UC Davis doctors hopeful but cautious about latest results of Pfizer’s COVID-19 vaccine

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SACRAMENTO, Calif. (KTXL) — Doctors within the University of California, Davis Health system are hopeful but cautious after clinical trials for Pfizer’s COVID-19 vaccine showed promising results.

The UC Davis Medical Center is one of the sites for Pfizer’s clinical trials.

“The sooner we get a vaccine on the market, the sooner we’ll save lives,” said Dr. Allison Brashear, the dean at the UC Davis School of Medicine.

In August, the medical center started doling out shots to 230 patients locally, a small portion of the nearly 44,000 people taking part in the study across the world.

“A group of patients were given placebo — essentially, the shot with no active vaccine. The others were given an active vaccine,” Brashear explained. 

Months later, they’re hearing some results from Pfizer with early data showing the shots may be 90% effective at preventing COVID-19.

“Great news for the community. Great news for research. This is a new day that there’s maybe some light at the end of the tunnel,” Brashear said.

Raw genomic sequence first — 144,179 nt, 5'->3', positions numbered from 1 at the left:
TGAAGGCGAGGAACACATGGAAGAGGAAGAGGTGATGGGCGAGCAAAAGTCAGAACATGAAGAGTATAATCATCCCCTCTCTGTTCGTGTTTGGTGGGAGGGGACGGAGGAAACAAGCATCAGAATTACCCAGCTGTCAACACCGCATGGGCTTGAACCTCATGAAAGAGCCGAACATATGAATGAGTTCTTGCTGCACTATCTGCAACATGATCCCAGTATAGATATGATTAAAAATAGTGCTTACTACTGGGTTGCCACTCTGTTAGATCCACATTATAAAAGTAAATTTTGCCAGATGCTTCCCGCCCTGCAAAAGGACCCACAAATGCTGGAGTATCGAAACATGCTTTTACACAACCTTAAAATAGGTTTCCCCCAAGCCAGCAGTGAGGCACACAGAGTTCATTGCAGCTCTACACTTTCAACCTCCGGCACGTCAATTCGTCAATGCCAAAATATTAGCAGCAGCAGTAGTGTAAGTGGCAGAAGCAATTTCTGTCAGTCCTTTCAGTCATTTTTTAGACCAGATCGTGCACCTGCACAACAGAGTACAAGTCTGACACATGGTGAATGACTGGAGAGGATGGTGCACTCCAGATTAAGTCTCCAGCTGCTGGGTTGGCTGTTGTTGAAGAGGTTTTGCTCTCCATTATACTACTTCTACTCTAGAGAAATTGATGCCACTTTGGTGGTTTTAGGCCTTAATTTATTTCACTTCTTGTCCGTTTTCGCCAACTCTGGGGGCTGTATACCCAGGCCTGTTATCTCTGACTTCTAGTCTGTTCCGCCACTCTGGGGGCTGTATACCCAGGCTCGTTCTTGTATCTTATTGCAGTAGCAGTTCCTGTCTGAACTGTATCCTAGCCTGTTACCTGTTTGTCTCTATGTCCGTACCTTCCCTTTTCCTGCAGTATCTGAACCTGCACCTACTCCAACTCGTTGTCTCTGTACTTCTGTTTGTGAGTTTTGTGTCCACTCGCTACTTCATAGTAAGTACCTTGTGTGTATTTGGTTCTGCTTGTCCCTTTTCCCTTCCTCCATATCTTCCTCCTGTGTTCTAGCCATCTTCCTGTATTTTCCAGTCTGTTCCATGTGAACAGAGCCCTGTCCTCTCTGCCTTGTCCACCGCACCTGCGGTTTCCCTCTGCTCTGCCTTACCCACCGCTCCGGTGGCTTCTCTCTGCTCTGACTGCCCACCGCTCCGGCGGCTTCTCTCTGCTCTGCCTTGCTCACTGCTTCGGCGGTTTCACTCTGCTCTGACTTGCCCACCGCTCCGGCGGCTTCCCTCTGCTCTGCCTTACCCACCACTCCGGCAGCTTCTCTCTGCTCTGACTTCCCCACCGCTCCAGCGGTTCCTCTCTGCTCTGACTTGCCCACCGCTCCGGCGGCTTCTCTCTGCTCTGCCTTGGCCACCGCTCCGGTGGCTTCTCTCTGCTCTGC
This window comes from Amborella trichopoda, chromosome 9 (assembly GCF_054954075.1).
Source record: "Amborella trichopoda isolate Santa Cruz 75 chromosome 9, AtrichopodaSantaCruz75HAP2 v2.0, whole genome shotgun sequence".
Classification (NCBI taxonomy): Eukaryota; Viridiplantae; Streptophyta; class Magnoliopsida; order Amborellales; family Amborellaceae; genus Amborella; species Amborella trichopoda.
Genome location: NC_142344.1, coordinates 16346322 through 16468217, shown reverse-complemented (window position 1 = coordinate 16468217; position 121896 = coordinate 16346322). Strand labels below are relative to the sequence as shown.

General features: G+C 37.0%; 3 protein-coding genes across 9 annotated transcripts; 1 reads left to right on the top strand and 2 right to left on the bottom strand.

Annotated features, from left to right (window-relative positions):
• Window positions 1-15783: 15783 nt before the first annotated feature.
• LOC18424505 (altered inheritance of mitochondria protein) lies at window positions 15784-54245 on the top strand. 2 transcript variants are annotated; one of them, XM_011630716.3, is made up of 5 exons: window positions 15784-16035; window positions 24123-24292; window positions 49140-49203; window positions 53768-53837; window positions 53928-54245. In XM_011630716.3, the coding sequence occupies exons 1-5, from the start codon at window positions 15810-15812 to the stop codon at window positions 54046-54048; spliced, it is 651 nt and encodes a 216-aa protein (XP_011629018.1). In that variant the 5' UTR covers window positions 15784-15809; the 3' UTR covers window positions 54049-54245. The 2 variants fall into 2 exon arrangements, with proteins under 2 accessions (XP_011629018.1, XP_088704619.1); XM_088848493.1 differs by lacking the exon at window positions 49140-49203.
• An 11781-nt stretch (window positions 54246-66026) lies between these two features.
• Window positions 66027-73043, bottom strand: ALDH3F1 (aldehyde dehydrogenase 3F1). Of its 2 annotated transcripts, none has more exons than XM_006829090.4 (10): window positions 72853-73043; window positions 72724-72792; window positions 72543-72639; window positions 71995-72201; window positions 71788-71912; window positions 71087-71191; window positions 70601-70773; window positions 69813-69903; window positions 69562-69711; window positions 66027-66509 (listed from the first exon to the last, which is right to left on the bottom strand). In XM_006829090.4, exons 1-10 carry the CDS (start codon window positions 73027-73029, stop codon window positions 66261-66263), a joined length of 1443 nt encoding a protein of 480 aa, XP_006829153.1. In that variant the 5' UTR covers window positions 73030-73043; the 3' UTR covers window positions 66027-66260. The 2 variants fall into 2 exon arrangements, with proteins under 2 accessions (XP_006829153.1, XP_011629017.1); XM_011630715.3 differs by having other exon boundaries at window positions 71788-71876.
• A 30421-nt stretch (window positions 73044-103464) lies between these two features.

However, the company has not released many details and the data could change before the study is over.

With clear progress being made toward a potential vaccine, Sacramento County is ramping up plans for distribution.

“We always start out with the target of vaccinating everybody, so 1.5 million for Sacramento,” said Sacramento County public health officer Dr. Olivia Kasirye.

County officials said they are scoping out sites for vaccine clinics.

“Mainly what we’re looking for is easy access and large spaces so that we can have a large number of people,” Kaisrye said.

A large space is desired so visitors can maintain social distancing and still have space for equipment, including refrigerators, since most vaccines must be kept cold.

Country officials said they are considering Sleep Train Arena and Cal Expo, as well as community sites currently being used for COVID-19 testing.

Health officials plan to use $3 million in CARES Act funding for supplies, “making sure we have things like needles, syringes and bandages,” Kaisrye said.

The percentage of people needed to take the vaccine to achieve herd immunity will vary based on how effective the vaccine ends up being.

Doctors said they just hope enough people will be willing.

“We can protect more people and open more businesses and help people return back to their normal lives,” Kaisrye said.

Sacramento County officials said the first round of shots could be given out as early as December to health-care workers. The next round would go to the elderly and people with underlying conditions.

County officials said the general population shouldn’t expect a dose until spring or summer of 2021.

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